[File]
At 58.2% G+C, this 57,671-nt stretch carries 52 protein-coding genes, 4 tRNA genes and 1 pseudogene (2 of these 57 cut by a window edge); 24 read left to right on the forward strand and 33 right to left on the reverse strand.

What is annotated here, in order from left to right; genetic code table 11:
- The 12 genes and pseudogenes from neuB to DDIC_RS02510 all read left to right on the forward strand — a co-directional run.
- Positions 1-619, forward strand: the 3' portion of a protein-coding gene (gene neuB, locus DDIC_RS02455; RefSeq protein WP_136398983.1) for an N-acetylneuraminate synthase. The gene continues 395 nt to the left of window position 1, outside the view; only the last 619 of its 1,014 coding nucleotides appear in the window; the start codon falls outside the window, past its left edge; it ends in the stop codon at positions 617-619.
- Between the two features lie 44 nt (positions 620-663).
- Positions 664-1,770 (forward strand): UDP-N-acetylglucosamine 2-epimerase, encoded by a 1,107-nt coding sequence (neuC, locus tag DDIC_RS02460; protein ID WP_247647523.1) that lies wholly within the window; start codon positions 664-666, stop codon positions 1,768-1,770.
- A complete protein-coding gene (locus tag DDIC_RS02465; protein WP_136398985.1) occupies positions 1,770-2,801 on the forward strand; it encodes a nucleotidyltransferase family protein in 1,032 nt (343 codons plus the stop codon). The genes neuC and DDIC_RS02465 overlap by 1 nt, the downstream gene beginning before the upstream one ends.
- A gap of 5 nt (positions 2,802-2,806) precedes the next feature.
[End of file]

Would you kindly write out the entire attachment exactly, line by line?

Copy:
At 58.2% G+C, this 57,671-nt stretch carries 52 protein-coding genes, 4 tRNA genes and 1 pseudogene (2 of these 57 cut by a window edge); 24 read left to right on the forward strand and 33 right to left on the reverse strand.

What is annotated here, in order from left to right; genetic code table 11:
- The 12 genes and pseudogenes from neuB to DDIC_RS02510 all read left to right on the forward strand — a co-directional run.
- Positions 1-619, forward strand: the 3' portion of a protein-coding gene (gene neuB, locus DDIC_RS02455; RefSeq protein WP_136398983.1) for an N-acetylneuraminate synthase. The gene continues 395 nt to the left of window position 1, outside the view; only the last 619 of its 1,014 coding nucleotides appear in the window; the start codon falls outside the window, past its left edge; it ends in the stop codon at positions 617-619.
- Between the two features lie 44 nt (positions 620-663).
- Positions 664-1,770 (forward strand): UDP-N-acetylglucosamine 2-epimerase, encoded by a 1,107-nt coding sequence (neuC, locus tag DDIC_RS02460; protein ID WP_247647523.1) that lies wholly within the window; start codon positions 664-666, stop codon positions 1,768-1,770.
- A complete protein-coding gene (locus tag DDIC_RS02465; protein WP_136398985.1) occupies positions 1,770-2,801 on the forward strand; it encodes a nucleotidyltransferase family protein in 1,032 nt (343 codons plus the stop codon). The genes neuC and DDIC_RS02465 overlap by 1 nt, the downstream gene beginning before the upstream one ends.
- A gap of 5 nt (positions 2,802-2,806) precedes the next feature.